Berlusconi woos the voters with promise to give away €157bn
Silvio Berlusconi launched his election campaign yesterday, promising a series of welfare benefits including a minimum monthly "dignity income" of €1,000.
The basic income would be paid universally to ensure a minimum salary is received by all Italians - whether they are in work or not.
The conservative former prime minister, himself a billionaire, also promised fiscal immunity for companies that hire apprentices, tax cuts and free veterinary treatment for domestic pets.
"Unfortunately there are in Italy 4.75 million people who live in absolute poverty," the media mogul told 101 -Radio.
"They have increased by 65pc in 10 years. This is unacceptable for a European country. Nobody can live well, even if they are well off, knowing that around us there are millions of Italians who have to live on public assistance or private charity."
Mr Berlusconi (81) said that his Forza Italia party would provide "fiscal easing for people who take care of a domestic animal, so as to make it easier to adopt dogs and cats".
"We are thinking of free fortnightly or monthly visits and to remove -for old people or those who do not live well - VAT on pet food," he said.
Mr Berlusconi made his pledges as Sergio Mattarella, the Italian president, last night dissolved parliament and called a general election on March 4.
Paolo Gentiloni, the prime minister, said his centre-Left government had steered Italy through its worst post-war crisis, curtailing migration from North Africa and increasing growth.
He poured scorn on "more or less fantastic" promises of a state-funded minimum income from Mr Berlusconi and the opposition Five Star Movement (M5S). Similar schemes are currently being tested in Finland and Holland.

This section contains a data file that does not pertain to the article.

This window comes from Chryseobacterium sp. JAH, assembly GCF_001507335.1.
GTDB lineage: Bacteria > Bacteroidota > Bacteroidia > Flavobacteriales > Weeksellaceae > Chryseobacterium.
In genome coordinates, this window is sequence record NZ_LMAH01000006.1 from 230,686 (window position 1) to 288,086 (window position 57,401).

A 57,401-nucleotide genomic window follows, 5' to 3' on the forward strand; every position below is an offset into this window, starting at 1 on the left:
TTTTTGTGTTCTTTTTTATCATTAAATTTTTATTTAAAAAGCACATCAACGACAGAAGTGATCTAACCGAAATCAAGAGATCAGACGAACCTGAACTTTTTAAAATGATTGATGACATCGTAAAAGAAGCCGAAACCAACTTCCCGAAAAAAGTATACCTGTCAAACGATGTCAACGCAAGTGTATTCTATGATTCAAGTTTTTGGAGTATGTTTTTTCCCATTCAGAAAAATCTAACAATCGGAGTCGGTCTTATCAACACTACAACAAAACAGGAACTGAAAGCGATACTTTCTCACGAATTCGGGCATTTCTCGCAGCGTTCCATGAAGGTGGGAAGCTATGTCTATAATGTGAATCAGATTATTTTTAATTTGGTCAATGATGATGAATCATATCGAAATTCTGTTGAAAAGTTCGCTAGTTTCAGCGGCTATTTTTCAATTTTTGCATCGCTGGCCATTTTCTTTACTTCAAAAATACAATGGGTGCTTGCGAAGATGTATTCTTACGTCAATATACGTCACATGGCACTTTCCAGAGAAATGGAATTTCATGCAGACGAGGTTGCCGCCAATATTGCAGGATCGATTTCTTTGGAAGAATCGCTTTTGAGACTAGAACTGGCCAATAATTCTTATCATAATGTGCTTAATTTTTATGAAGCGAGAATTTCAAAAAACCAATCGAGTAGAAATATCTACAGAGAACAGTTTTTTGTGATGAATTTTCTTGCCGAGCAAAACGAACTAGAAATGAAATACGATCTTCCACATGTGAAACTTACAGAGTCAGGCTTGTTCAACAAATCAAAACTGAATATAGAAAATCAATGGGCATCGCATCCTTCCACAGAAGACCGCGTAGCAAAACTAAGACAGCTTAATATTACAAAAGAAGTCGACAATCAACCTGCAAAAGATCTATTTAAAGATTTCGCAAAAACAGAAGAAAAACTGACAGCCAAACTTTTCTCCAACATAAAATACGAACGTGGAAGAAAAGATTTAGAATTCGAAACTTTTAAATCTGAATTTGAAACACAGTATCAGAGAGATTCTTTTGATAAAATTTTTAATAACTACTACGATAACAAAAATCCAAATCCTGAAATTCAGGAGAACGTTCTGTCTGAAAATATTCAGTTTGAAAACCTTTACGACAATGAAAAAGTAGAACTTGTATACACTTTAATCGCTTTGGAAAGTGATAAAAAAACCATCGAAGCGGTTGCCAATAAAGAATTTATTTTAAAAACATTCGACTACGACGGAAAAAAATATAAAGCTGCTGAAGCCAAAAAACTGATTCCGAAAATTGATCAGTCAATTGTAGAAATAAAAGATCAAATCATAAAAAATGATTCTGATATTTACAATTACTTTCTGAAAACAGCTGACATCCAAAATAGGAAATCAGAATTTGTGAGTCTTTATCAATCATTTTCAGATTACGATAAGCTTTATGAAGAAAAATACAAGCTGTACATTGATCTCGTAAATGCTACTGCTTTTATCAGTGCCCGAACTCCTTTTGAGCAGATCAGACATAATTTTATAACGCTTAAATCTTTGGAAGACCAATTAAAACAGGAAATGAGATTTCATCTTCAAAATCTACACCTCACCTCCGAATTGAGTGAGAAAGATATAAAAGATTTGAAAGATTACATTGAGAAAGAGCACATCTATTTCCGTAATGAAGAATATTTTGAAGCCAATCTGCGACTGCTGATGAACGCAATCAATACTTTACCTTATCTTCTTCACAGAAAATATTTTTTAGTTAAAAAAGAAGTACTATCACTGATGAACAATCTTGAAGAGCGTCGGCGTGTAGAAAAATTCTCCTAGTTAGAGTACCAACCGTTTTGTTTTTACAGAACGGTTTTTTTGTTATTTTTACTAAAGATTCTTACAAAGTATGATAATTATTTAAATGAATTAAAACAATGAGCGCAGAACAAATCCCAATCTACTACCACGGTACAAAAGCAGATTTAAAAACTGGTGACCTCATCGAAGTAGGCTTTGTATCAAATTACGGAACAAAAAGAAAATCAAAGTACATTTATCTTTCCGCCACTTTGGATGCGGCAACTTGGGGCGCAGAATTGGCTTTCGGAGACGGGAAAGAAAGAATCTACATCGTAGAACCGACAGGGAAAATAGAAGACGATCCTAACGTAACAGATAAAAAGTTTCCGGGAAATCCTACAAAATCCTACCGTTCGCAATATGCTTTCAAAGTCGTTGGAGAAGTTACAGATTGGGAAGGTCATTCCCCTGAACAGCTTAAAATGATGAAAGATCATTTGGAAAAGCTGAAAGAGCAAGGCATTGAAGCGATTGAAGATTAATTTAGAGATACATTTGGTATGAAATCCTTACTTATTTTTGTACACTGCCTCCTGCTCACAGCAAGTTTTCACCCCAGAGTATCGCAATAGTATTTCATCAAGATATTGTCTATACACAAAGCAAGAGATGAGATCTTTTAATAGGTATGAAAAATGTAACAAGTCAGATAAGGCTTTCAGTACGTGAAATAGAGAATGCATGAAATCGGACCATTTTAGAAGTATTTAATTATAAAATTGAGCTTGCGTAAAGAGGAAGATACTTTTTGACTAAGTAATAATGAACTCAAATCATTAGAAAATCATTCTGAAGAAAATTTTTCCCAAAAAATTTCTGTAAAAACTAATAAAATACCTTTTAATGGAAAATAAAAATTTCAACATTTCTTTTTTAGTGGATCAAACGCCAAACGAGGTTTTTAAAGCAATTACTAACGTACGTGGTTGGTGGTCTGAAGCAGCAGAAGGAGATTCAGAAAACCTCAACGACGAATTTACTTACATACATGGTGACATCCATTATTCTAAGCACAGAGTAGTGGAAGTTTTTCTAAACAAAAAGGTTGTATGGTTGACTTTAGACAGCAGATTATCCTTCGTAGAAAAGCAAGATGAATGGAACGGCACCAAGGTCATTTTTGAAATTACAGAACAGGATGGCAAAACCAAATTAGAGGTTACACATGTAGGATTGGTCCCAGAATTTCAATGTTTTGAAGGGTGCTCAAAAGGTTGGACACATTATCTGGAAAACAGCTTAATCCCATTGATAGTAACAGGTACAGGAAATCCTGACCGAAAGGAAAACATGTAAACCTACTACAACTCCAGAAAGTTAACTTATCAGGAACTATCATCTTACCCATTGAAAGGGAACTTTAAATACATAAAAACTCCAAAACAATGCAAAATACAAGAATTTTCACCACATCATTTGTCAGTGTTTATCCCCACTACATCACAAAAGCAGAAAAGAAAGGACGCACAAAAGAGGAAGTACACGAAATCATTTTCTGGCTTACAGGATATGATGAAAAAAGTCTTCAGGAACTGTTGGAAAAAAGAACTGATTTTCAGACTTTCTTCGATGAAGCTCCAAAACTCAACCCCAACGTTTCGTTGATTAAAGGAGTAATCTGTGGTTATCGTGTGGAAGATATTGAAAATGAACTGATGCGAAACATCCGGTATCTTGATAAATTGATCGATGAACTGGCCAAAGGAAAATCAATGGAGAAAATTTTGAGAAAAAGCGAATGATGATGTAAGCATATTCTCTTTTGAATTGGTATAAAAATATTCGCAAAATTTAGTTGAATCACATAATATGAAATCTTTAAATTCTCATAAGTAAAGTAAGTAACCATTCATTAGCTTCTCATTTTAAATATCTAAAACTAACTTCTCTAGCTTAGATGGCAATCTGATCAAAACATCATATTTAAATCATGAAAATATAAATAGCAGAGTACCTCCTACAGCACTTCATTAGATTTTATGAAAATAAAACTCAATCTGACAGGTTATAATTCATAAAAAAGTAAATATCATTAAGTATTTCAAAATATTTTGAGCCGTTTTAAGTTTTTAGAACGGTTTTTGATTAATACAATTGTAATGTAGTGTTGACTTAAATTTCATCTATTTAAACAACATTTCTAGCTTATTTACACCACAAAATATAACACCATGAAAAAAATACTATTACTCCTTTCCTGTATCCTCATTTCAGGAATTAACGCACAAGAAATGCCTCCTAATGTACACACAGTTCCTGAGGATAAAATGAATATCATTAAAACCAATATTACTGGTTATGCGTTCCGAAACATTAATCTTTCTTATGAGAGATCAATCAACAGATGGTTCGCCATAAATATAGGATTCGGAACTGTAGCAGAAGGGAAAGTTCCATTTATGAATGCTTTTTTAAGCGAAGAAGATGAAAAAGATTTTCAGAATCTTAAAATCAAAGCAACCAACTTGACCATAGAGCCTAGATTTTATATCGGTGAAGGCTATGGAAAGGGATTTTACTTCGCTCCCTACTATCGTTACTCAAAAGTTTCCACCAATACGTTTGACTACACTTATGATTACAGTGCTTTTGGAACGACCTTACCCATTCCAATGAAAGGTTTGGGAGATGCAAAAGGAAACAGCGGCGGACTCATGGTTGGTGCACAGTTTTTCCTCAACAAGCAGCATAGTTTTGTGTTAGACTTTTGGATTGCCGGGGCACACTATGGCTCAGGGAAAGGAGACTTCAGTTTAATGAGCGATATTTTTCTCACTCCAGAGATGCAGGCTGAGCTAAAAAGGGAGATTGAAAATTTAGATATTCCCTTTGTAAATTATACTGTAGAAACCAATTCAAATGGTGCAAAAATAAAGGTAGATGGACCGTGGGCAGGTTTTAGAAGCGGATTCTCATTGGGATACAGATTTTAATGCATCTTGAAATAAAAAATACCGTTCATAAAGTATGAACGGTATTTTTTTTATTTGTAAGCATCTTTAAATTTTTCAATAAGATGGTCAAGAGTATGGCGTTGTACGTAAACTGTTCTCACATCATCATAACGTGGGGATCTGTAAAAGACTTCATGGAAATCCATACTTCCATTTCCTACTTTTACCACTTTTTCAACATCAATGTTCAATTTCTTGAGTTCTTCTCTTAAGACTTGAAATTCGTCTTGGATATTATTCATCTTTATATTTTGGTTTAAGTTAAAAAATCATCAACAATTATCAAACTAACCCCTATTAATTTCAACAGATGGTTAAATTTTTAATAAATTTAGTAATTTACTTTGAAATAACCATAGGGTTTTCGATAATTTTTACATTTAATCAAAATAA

Matteo Renzi, the former prime minister who leads Mr Gentiloni's party, estimated that Berlusconi's plan for a universal income of €1,000 a month for nine million underprivileged people would cost €157bn.
"How are they going to cover these costs?" Mr Renzi asked, "with Monopoly money?"
There are fears that the March 4 vote could produce a hung parliament, instability and possible market turbulence in the euro zone's third largest economy.
With opinion polls suggesting no one will win a parliamentary majority, Prime Minister Paolo Gentiloni said he would remain in office and ensure continuity until a new administration is in place.
As things stand, a centre-right alliance around Silvio Berlusconi's Forza Italia (Go Italy!) looks set to take the largest number of seats - potentially catapulting the 81-year-old four-times premier back to centre stage, even though he cannot become prime minister due to a tax fraud conviction.
Gentiloni told reporters at the end of his one-year spell in power that Italy should not fear uncertainty, noting that it was now common to many European countries.
"We mustn't dramatise the risk of instability, we are quite inoculated against it," he said, in reference to Italy's frequent changes of government, adding that elsewhere in Europe there has been "an Italianisation of political systems".
Germany is locked in talks to produce a new government after inconclusive elections, while Spain and Portugal have minority governments and Britain is in tangled negotiations over its exit from the European Union.
However, Italy, with the largest public debt in the eurozone after Greece and one of the bloc's highest jobless rates, is considered particularly vulnerable.
Its economy is on course this year for its firmest growth since 2010, but it remains among the most sluggish performers in Europe.
Gentiloni is the third prime minister since the last election in 2013, which also produced no clear winner.
His predecessor, Matteo Renzi, quit in December 2016 after voters threw out his planned constitutional reforms in a referendum.
Speaking earlier yesterday at the prime minister's traditional year-end news conference, Gentiloni appealed to parties not to peddle fear and make unrealistic promises.